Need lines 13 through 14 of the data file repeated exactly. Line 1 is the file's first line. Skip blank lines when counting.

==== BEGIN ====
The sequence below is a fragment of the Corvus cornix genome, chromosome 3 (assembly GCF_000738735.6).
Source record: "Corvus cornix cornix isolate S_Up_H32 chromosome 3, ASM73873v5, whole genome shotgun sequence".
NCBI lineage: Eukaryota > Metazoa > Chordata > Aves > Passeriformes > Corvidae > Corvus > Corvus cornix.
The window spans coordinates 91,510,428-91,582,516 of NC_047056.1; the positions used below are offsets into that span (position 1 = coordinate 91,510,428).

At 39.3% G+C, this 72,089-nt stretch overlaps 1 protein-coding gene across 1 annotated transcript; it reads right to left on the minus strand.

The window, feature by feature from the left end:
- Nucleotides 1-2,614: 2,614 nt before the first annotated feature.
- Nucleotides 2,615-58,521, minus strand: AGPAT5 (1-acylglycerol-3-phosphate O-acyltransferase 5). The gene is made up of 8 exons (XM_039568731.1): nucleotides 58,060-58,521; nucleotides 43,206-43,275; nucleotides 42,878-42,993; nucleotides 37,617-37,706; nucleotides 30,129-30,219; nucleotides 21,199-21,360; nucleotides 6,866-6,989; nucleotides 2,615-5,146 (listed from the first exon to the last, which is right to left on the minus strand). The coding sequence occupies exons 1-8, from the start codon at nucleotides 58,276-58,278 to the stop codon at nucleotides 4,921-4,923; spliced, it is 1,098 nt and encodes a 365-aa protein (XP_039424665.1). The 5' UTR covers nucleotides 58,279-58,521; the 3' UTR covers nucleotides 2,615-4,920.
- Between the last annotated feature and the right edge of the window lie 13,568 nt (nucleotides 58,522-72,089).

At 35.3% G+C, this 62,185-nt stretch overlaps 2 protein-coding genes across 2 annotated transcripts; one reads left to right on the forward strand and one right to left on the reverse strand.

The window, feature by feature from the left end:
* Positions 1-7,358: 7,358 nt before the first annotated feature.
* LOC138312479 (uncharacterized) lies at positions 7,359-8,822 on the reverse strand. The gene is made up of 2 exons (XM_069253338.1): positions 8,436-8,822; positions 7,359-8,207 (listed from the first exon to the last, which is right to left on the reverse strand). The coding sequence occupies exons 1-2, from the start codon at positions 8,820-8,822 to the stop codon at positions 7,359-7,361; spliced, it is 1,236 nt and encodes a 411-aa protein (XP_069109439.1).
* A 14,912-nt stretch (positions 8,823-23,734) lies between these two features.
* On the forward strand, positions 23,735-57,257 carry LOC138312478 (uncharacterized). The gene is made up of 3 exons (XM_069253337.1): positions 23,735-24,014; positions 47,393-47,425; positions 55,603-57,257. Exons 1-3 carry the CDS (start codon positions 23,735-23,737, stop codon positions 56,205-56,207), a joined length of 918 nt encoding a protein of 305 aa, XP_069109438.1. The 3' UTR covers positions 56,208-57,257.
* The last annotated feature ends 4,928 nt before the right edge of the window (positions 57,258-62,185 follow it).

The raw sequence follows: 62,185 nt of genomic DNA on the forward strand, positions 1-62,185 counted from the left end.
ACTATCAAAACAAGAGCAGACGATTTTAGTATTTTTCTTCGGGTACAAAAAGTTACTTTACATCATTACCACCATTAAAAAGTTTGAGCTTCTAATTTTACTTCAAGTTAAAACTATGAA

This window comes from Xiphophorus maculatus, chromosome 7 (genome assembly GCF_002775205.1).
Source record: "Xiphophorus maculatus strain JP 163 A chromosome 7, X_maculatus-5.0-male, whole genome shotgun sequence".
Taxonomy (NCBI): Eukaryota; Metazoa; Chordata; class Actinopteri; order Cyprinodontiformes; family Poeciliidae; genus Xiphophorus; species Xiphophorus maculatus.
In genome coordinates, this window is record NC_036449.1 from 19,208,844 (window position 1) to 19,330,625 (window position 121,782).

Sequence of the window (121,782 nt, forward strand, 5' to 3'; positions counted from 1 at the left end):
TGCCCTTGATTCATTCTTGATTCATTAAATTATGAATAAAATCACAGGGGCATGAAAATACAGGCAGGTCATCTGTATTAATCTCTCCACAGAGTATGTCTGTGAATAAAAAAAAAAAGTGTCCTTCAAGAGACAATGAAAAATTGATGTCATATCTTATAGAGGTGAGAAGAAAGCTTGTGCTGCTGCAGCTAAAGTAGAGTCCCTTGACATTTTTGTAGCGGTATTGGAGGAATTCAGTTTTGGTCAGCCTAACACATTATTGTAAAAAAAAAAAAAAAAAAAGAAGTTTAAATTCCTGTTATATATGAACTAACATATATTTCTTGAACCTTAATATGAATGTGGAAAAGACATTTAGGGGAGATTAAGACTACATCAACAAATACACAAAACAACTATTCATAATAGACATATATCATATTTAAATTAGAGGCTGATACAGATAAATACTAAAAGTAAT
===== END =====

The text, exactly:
* LOC138312479 (uncharacterized) lies at positions 7,359-8,822 on the reverse strand. The gene is made up of 2 exons (XM_069253338.1): positions 8,436-8,822; positions 7,359-8,207 (listed from the first exon to the last, which is right to left on the reverse strand). The coding sequence occupies exons 1-2, from the start codon at positions 8,820-8,822 to the stop codon at positions 7,359-7,361; spliced, it is 1,236 nt and encodes a 411-aa protein (XP_069109439.1).
* A 14,912-nt stretch (positions 8,823-23,734) lies between these two features.